More than 200 people learned about food loss and waste reduction at REAP Sapphire Coast’s free lunch and information session at Twyford Hall on Sunday.
The Think.Eat.Save event saw celebrated local chef Paul West of River Cottage Australia and REAP volunteers work together to serve up a delicious vegetable curry made from donated food that would otherwise have gone to landfill.
Also on the menu was a delicious starter made from foraged food by local up and coming chef Will Wade and to top it all off was a scrumptious bread and butter pudding.
Think.Eat.Save events run by OzHarvest were held across the country, but REAP Sapphire Coast was one of only three regional branches to host an event, the others were in Cairns and Armidale.
Aside from the fantastic free meal, the highlight of the event was an interesting discussion between the event’s brains trust about ways to reduce waste and encourage people to eat traditional Australian foods.
Award winning indigenous author Bruce Pascoe spoke passionately about the uses of kangaroo grass and Mr Pascoe, along with John Newton, food writer and author of The Oldest Foods on Earth; A History of Australian Native Foods, spoke about the ways in which Indigenous food sources were ignored when the British invaded.
"You can’t eat our food if you can’t swallow our history,” Mr Pascoe said to applause from the audience.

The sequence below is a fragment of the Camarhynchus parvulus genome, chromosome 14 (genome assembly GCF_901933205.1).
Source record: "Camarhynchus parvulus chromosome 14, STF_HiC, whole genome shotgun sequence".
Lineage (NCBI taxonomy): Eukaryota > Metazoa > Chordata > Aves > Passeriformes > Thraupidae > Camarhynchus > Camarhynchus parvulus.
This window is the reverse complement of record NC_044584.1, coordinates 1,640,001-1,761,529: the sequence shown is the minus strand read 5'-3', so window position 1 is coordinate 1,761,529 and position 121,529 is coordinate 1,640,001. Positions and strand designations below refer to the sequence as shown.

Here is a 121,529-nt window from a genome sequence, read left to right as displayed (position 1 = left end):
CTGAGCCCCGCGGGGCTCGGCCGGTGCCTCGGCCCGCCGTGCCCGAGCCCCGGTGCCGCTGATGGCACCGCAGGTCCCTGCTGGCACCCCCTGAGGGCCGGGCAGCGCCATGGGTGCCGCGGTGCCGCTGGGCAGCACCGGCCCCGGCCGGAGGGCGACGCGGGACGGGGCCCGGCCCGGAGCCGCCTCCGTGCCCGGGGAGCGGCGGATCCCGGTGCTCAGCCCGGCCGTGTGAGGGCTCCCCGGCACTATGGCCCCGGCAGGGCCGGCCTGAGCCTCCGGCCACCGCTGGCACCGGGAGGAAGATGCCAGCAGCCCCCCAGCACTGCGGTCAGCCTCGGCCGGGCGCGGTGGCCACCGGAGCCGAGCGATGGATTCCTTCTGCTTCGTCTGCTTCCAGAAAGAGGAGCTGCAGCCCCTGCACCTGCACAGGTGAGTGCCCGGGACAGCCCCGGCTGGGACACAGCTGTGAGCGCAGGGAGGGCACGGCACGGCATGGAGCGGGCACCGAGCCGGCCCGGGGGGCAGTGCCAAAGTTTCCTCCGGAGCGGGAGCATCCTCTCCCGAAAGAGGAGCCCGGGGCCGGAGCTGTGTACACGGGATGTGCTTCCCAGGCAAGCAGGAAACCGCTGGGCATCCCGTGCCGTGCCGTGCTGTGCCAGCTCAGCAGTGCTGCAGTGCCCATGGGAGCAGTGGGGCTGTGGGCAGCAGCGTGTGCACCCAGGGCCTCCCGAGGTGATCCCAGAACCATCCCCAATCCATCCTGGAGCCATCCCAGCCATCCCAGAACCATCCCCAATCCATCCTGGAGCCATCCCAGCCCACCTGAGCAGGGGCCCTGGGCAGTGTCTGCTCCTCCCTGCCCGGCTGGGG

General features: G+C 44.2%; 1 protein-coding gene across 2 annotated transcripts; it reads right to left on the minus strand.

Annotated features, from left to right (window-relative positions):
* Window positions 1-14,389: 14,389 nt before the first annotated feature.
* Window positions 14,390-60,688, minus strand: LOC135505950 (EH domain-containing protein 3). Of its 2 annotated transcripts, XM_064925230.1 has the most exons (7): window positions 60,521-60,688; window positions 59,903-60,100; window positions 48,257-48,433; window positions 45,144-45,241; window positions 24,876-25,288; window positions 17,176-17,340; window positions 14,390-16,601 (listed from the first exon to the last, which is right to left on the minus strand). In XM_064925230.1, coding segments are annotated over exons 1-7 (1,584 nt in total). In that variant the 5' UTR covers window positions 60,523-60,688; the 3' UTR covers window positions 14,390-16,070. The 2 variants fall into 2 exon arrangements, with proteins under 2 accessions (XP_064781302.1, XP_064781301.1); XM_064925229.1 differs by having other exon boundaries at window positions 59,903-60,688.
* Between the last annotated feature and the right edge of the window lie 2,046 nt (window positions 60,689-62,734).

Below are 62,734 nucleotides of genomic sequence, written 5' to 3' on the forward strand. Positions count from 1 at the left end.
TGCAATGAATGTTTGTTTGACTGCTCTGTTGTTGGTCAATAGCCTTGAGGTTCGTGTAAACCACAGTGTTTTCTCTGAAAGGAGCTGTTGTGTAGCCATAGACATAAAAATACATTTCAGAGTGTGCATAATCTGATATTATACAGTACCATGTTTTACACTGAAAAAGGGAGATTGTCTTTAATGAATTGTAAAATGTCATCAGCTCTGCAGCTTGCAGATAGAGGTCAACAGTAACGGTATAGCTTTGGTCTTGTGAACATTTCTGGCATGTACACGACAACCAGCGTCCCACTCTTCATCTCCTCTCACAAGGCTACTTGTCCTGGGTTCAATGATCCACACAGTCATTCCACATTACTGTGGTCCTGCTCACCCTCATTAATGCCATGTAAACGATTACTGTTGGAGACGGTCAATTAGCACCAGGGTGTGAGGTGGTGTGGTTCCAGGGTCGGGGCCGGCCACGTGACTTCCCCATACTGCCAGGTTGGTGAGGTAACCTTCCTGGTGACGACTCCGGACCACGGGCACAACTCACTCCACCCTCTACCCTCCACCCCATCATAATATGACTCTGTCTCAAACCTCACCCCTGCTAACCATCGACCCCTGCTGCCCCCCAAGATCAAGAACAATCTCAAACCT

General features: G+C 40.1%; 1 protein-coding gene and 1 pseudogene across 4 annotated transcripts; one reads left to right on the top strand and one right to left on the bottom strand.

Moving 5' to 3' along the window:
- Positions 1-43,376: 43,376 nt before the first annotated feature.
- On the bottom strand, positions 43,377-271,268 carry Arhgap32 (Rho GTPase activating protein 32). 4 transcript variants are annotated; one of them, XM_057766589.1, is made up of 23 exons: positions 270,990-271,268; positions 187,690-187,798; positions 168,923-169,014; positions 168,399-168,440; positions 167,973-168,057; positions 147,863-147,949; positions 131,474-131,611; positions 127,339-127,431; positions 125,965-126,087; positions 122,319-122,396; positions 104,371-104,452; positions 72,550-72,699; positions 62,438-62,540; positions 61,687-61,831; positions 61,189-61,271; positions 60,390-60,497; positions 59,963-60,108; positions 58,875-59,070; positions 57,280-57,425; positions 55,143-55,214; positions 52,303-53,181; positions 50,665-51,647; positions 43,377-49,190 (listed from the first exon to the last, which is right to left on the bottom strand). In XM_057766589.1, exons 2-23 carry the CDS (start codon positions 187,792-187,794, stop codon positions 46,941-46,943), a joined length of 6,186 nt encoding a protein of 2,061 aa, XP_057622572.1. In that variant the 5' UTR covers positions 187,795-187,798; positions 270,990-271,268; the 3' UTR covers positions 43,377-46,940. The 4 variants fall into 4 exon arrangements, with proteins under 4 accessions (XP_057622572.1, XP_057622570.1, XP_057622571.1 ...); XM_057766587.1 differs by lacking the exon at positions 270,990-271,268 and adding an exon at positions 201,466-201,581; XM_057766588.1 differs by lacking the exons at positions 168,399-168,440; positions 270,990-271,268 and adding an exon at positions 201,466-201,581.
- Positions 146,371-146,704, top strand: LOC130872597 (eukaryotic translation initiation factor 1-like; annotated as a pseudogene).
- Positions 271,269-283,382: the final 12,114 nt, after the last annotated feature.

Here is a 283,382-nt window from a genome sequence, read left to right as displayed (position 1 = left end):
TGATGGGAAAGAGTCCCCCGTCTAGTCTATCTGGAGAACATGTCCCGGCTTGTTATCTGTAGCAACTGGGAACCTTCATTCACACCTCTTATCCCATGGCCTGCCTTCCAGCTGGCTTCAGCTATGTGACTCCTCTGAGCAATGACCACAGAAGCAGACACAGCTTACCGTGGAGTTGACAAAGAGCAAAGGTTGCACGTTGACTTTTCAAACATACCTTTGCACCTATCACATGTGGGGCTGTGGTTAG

In what could have been a disheartening discussion, one thing that was agreed upon by the panel was that food has the power to bring people together.
“The best times of our lives is sitting around a table eating great food. You can have 100 per cent satisfaction and fulfillment by good food and good company,” Mr West said.
Other panelists included John Walker of Palarang Organic Meats – an organic farmer and butcher with a passion for the environment, sustainability and the use of native grasses. John is also a partner in Crowd Carnivore which aims to bring small farm, grass-fed beef delivered straight to the consumer’s door; and Will Wade, a young local chef recently returned from an internship at Noma, named the world's best restaurant. Will is passionate about Indigenous and foraged foods.
An idea, suggested by Mr Pascoe, was that instead of the normal Australia Day celebrations, that here, on the Sapphire Coast, the community does something a little bit different.
He wants to start an Invasion Day, or Together Day feast, where Indigenous people bring their traditional food to sit down and share with non-indigenous Australians who will also bring the food of their culture.
This idea was so positively received that REAP co-founder Christine Welsh put her hand up to help facilitate and upon leaving the Think.Eat.Save event everyone said they were looking forward to the Together Day feast.
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